categorizes downtime events as 'a perfect storm' has posted an explanation of what happened over the weekend to bring its services down. Users of the service can access the information from the 'Announcements' menu in the dashboard.

In this document, they call the situation a "perfect storm" of events. The fire at Fisher Plaza happened late at night (11:10 pm PT on July 2nd) at the start of a long holiday weekend when many IT engineers were off on holiday, and it took time to get them all back to work the problem. The Seattle Fire Department wouldn't allow operation of the backup generators due to their proximity to the fire location, nor would they allow customers into the damaged building to access hardware. These factors were outside of's control.

Of more concern is the question of a back-up data center. states that they were approaching capacity of their current backup data center and they were in the midst of transitioning to a new one: a true "hot" site (in other words, real-time synchronization), so that the Authorize.Net platform could be switched from one data center to the other "on the fly." When the fire took out the primary data center, they attempted to fail over to the new, still-in-testing backup data center and encountered "a number of unanticipated errors." They offer no explanation as to why they tried to fail over to the new backup data center rather than the old (presumably well-tested) one.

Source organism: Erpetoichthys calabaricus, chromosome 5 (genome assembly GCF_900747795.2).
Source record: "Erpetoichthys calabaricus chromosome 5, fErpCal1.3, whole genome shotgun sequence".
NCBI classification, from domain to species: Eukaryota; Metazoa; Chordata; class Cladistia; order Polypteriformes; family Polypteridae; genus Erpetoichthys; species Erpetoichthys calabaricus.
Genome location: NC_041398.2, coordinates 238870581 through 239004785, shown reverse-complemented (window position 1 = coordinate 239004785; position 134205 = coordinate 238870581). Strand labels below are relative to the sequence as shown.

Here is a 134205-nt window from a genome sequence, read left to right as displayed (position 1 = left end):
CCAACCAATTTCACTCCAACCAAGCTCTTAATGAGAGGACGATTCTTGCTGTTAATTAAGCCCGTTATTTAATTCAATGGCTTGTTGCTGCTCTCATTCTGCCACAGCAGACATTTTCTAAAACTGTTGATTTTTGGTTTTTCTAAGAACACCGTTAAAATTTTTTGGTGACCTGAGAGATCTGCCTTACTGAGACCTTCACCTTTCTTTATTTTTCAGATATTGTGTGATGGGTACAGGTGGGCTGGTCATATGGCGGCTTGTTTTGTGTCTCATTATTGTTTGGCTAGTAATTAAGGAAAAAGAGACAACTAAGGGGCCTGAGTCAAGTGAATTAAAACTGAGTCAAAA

The document finishes with a section entitled 'Lessons'

Even as our engineering and operations teams continue to ensure normal operations, the postmortem process is already under way. We are examining all aspects of this outage and implementing steps to mitigate future risks. Over the next weeks, we will be completing the work to ensure that we have two fully functional, synchronized hot sites. Failing over from one to the other will occur in a matter of seconds. Steps are also being taken to ensure that we have the ability to implement emergency communication by distributing our voice, e-mail and Web capabilities across multiple sites.

Over the next days and weeks the postmortem will continue. Processes will be refined and further protections put into place.

While Monday morning quarterbacking is always easy, it seems like some mistakes were made in the handling of the backup data center. It's unclear if the old backup center was no longer live, or if the engineers just determined that the new one was 'ready enough' to fail over to. At the same time, having been in that kind of position, I know that the engineers were under tremendous pressure and were doing their best to come up with solutions which would get services back online as soon as possible. The more egregious issue is that didn't have other ways to keep in touch with customers. When the fire broke out, all the websites went down. Eventually they opened a twitter account and for some time that was their only means of getting information out to the customers who were losing revenue as a result of the downtime.

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